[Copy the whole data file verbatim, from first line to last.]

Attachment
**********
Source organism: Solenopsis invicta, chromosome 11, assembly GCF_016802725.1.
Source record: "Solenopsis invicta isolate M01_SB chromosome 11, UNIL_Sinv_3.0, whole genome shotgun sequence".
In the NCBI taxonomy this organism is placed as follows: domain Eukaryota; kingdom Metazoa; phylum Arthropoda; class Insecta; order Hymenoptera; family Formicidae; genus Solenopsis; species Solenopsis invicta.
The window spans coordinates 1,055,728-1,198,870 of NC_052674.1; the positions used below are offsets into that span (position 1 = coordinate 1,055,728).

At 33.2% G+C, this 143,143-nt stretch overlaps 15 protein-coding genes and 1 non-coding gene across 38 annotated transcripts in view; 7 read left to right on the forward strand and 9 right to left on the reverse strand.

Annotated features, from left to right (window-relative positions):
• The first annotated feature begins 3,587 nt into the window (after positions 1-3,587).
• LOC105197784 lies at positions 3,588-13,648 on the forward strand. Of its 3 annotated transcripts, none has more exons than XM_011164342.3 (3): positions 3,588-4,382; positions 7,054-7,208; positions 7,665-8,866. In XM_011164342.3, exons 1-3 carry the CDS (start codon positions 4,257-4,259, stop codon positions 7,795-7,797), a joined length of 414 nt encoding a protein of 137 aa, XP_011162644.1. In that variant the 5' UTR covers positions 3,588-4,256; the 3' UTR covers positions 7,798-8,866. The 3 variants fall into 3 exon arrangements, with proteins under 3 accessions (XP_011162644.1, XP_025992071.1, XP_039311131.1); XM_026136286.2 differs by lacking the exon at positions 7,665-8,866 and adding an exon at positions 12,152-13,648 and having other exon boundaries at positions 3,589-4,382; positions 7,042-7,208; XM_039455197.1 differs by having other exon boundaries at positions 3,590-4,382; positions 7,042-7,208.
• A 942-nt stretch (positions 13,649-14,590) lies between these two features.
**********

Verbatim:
Source organism: Solenopsis invicta, chromosome 11, assembly GCF_016802725.1.
Source record: "Solenopsis invicta isolate M01_SB chromosome 11, UNIL_Sinv_3.0, whole genome shotgun sequence".
In the NCBI taxonomy this organism is placed as follows: domain Eukaryota; kingdom Metazoa; phylum Arthropoda; class Insecta; order Hymenoptera; family Formicidae; genus Solenopsis; species Solenopsis invicta.
The window spans coordinates 1,055,728-1,198,870 of NC_052674.1; the positions used below are offsets into that span (position 1 = coordinate 1,055,728).

At 33.2% G+C, this 143,143-nt stretch overlaps 15 protein-coding genes and 1 non-coding gene across 38 annotated transcripts in view; 7 read left to right on the forward strand and 9 right to left on the reverse strand.

Annotated features, from left to right (window-relative positions):
• The first annotated feature begins 3,587 nt into the window (after positions 1-3,587).
• LOC105197784 lies at positions 3,588-13,648 on the forward strand. Of its 3 annotated transcripts, none has more exons than XM_011164342.3 (3): positions 3,588-4,382; positions 7,054-7,208; positions 7,665-8,866. In XM_011164342.3, exons 1-3 carry the CDS (start codon positions 4,257-4,259, stop codon positions 7,795-7,797), a joined length of 414 nt encoding a protein of 137 aa, XP_011162644.1. In that variant the 5' UTR covers positions 3,588-4,256; the 3' UTR covers positions 7,798-8,866. The 3 variants fall into 3 exon arrangements, with proteins under 3 accessions (XP_011162644.1, XP_025992071.1, XP_039311131.1); XM_026136286.2 differs by lacking the exon at positions 7,665-8,866 and adding an exon at positions 12,152-13,648 and having other exon boundaries at positions 3,589-4,382; positions 7,042-7,208; XM_039455197.1 differs by having other exon boundaries at positions 3,590-4,382; positions 7,042-7,208.
• A 942-nt stretch (positions 13,649-14,590) lies between these two features.